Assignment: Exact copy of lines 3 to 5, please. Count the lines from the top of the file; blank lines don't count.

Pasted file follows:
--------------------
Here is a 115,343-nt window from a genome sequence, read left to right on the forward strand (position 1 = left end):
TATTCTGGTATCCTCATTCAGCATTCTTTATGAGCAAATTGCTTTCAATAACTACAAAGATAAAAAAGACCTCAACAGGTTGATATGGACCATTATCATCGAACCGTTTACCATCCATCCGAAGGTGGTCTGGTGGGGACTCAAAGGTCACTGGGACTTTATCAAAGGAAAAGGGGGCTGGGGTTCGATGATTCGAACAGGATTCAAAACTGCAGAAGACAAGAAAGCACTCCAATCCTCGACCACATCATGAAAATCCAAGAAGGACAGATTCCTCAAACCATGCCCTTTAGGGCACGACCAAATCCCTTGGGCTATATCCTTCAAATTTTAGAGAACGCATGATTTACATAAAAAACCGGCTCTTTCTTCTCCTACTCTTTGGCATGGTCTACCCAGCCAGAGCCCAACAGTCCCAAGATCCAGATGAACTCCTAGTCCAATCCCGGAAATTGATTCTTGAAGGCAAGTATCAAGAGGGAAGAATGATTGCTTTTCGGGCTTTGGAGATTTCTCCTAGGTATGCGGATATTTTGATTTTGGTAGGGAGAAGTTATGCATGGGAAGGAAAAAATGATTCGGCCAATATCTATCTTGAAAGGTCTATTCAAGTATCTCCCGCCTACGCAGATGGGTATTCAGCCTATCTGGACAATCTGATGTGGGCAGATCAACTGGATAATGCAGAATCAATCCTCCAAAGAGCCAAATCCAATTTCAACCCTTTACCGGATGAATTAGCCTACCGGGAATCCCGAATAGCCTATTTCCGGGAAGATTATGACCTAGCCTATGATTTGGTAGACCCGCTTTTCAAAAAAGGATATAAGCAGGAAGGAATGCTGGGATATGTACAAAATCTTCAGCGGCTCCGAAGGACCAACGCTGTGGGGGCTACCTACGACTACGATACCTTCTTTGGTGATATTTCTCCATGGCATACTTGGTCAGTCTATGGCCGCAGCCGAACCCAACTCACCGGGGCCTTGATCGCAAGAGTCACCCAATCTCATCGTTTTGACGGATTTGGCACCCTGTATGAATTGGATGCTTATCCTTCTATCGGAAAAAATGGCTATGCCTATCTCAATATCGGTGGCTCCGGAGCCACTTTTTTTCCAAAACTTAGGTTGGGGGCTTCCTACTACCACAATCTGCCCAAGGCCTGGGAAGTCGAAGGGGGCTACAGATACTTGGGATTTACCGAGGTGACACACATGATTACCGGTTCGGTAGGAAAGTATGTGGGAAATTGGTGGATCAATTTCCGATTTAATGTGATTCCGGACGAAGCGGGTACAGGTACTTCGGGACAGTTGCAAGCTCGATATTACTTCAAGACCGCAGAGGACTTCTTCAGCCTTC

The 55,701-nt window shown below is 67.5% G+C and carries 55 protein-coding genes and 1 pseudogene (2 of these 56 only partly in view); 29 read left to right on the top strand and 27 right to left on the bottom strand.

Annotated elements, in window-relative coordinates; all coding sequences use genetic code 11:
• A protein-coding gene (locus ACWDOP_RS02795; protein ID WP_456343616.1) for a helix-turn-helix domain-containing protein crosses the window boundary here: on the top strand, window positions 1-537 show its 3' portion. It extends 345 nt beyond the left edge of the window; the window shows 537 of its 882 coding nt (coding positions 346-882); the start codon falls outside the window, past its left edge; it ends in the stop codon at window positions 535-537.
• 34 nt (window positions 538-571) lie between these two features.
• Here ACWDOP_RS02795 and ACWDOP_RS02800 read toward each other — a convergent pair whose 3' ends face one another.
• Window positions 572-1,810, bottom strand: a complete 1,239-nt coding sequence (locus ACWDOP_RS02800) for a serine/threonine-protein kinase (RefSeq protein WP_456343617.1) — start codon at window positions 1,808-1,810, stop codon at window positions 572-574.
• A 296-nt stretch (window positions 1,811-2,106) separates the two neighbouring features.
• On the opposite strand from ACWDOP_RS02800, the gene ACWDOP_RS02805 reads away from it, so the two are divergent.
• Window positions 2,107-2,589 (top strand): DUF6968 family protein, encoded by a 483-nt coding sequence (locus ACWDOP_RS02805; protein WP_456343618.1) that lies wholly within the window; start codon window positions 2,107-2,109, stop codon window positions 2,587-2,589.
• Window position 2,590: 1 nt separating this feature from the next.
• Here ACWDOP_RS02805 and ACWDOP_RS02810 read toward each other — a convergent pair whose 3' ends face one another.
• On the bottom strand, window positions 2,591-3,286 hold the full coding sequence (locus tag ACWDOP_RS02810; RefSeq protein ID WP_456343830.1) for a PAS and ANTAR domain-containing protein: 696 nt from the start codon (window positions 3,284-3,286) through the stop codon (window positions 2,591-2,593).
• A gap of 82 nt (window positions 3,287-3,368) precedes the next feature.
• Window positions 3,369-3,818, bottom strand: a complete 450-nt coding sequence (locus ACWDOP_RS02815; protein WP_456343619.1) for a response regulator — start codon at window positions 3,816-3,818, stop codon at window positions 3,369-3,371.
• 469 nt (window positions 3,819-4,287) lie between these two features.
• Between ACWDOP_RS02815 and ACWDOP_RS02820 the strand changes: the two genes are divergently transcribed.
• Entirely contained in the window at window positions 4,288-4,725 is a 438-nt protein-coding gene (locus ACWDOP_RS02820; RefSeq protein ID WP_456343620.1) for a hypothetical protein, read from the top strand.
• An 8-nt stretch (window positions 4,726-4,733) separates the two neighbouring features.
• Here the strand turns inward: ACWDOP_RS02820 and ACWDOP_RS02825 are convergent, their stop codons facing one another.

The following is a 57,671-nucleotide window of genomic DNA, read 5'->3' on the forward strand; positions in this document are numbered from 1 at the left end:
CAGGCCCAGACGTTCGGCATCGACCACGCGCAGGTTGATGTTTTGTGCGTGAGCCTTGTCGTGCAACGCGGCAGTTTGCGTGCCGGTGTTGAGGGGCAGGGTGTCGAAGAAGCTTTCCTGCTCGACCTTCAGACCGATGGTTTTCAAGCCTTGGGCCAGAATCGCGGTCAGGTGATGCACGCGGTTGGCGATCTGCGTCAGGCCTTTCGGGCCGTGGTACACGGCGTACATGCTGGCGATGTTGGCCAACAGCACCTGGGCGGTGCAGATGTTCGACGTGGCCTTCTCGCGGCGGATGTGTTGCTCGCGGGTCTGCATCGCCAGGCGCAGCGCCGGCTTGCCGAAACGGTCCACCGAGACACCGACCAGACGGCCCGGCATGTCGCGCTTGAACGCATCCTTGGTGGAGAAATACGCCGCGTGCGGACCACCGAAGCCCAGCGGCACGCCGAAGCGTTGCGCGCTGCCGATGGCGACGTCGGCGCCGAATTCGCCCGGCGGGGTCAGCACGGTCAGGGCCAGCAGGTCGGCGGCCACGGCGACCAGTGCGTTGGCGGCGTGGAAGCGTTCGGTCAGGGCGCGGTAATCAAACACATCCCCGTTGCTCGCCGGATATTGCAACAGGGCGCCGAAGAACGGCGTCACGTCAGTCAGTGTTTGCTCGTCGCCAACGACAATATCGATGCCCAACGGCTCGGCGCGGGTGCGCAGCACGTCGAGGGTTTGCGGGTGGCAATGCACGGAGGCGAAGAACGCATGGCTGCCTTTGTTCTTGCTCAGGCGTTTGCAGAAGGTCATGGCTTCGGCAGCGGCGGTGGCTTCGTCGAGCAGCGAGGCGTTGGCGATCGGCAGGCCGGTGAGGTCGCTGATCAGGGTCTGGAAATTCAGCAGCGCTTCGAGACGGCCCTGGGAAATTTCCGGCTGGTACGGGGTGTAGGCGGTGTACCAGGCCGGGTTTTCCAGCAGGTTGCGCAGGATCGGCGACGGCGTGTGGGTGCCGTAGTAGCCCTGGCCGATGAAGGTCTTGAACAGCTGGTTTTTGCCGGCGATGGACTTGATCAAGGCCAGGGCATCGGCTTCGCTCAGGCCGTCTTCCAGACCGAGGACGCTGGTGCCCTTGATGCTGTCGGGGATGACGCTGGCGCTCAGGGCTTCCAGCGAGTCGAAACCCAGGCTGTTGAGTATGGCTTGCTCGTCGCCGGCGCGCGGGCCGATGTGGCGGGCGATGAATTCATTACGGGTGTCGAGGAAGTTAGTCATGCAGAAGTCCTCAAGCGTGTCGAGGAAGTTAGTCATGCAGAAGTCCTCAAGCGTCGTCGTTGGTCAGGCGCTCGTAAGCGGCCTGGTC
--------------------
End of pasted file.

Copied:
The 55,701-nt window shown below is 67.5% G+C and carries 55 protein-coding genes and 1 pseudogene (2 of these 56 only partly in view); 29 read left to right on the top strand and 27 right to left on the bottom strand.

Annotated elements, in window-relative coordinates; all coding sequences use genetic code 11:
• A protein-coding gene (locus ACWDOP_RS02795; protein ID WP_456343616.1) for a helix-turn-helix domain-containing protein crosses the window boundary here: on the top strand, window positions 1-537 show its 3' portion. It extends 345 nt beyond the left edge of the window; the window shows 537 of its 882 coding nt (coding positions 346-882); the start codon falls outside the window, past its left edge; it ends in the stop codon at window positions 535-537.